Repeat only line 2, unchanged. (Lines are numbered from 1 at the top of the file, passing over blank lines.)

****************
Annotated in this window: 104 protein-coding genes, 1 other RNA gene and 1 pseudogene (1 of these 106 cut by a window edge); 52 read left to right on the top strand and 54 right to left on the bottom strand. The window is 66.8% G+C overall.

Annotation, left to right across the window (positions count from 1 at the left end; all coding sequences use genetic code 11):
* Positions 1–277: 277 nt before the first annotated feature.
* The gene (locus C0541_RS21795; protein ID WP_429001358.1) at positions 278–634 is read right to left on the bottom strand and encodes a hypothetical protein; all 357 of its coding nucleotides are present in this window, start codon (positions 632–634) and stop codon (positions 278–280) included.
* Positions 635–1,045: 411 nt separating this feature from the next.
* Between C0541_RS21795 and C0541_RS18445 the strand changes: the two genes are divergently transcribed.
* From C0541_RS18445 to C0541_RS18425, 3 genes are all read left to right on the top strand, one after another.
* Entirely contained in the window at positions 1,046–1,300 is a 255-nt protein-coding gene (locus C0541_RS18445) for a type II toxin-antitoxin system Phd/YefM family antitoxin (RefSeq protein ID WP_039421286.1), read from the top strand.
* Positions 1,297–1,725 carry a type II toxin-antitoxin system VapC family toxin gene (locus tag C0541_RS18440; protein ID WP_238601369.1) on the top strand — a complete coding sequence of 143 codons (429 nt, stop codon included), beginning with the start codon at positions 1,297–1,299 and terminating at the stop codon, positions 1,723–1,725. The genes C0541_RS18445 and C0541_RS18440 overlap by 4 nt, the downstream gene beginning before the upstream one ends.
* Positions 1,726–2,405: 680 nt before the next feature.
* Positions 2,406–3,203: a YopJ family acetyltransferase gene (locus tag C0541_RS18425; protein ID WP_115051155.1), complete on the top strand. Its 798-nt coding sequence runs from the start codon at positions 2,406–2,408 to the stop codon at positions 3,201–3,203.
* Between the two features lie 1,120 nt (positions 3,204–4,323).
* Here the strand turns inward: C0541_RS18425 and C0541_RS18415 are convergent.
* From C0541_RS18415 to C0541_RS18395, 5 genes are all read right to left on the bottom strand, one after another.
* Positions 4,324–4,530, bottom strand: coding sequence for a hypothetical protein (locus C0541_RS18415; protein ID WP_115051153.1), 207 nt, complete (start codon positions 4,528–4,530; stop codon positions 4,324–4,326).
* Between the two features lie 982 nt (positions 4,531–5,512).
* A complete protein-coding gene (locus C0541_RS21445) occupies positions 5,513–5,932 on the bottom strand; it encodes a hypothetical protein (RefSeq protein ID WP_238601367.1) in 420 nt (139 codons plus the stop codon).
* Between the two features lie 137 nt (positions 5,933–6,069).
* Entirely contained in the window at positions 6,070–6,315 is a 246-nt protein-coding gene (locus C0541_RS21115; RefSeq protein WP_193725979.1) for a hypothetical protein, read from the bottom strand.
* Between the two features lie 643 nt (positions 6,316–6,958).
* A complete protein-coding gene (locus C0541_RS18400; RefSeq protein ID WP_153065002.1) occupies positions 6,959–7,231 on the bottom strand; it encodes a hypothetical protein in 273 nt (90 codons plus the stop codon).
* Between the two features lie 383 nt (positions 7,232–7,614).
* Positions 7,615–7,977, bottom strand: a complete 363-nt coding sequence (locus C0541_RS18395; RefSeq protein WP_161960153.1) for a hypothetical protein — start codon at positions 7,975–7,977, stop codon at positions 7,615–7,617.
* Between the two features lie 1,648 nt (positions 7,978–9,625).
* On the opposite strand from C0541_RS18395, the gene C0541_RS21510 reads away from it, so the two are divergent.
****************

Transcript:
Annotation, left to right across the window (positions count from 1 at the left end; all coding sequences use genetic code 11):